Child protection officials in Quebec mishandled reports of child abuse within the fringe Jewish sect Lev Tahor, a provincial report said.
In November 2013, about 250 Lev Tahor members fled the town of Ste-Agathe-des-Monts, north of Montreal, to avoid a hearing in youth court.
The group was facing allegations of child abuse and neglect from Quebec’s youth-protection department, including corporal punishment, underage marriage, sexual abuse of minors, squalid living conditions and the forced ingestion of drugs that pertained to some 130 minors.
The Lev Tahor community settled in Chatham-Kent, outside Toronto, and some families later fled to a small town in Guatemala.
The Quebec Human Rights Commission report, released Thursday, notes many failures in how the province’s child protection system handled the case.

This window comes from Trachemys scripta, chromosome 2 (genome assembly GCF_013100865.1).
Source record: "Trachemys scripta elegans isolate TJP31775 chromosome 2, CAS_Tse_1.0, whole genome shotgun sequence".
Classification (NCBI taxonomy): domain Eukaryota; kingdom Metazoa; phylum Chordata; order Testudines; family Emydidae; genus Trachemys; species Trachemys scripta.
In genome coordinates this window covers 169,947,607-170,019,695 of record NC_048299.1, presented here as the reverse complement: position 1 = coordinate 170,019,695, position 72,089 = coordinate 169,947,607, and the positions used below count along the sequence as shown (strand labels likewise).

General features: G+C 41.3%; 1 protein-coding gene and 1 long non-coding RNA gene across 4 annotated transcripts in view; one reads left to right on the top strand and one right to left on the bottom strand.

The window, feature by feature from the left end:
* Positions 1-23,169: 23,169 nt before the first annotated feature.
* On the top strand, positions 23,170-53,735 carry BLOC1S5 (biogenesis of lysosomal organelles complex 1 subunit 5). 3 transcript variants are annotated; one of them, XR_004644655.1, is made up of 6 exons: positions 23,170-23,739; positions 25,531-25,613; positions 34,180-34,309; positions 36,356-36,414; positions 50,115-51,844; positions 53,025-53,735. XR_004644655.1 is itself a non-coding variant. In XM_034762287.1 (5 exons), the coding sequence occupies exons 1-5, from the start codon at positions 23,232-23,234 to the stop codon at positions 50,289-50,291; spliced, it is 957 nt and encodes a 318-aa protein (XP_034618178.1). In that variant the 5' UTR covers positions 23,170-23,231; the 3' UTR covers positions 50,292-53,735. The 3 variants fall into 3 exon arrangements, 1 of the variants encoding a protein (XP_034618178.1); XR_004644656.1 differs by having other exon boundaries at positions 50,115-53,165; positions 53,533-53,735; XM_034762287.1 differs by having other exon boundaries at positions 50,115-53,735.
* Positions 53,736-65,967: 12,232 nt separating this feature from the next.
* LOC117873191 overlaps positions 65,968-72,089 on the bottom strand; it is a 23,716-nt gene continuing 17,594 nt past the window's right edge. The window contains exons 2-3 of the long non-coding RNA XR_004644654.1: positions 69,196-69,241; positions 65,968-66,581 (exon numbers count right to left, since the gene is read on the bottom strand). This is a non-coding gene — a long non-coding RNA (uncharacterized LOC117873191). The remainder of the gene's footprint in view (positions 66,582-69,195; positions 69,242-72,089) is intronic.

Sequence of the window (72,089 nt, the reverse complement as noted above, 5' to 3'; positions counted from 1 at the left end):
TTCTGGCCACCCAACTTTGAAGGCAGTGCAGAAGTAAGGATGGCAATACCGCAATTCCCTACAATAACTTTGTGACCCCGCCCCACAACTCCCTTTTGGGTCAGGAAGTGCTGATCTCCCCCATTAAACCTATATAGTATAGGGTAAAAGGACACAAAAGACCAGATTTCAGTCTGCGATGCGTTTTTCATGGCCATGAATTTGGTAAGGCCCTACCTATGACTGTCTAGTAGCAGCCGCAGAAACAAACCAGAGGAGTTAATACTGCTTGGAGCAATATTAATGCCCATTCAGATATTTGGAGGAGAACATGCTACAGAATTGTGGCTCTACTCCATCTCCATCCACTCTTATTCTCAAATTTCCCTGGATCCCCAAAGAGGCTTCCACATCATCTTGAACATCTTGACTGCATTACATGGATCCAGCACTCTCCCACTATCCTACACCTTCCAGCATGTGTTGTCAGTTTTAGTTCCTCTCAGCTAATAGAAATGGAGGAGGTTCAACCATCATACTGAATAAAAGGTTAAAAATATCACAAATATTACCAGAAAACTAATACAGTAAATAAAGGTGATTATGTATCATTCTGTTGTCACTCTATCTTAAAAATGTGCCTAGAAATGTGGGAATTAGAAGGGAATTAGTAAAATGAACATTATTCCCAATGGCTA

Commission official Camil Picard said delays were “incomprehensible,” considering that it took 17 months for youth protection officials to seize the children after problems were first identified.
It also took school board officials 15 months to get proper schooling for the children in the community, The Montreal Gazette reported.
“Other considerations” than the well-being of the children were made priorities, commission president Jacques Fremont told a news conference. “Clearly, youth protection interventions regarding the children of this community did not fully respect the principle of the child’s best interests.”
The report also recommended better coordination between youth protection officials, the courts, and other authorities to act when children are threatened.
“This must not happen again,” Fremont said. “Our role is to provide Quebec with a wakeup call, and that’s what we’re doing. We dearly hope this will not happen again.”
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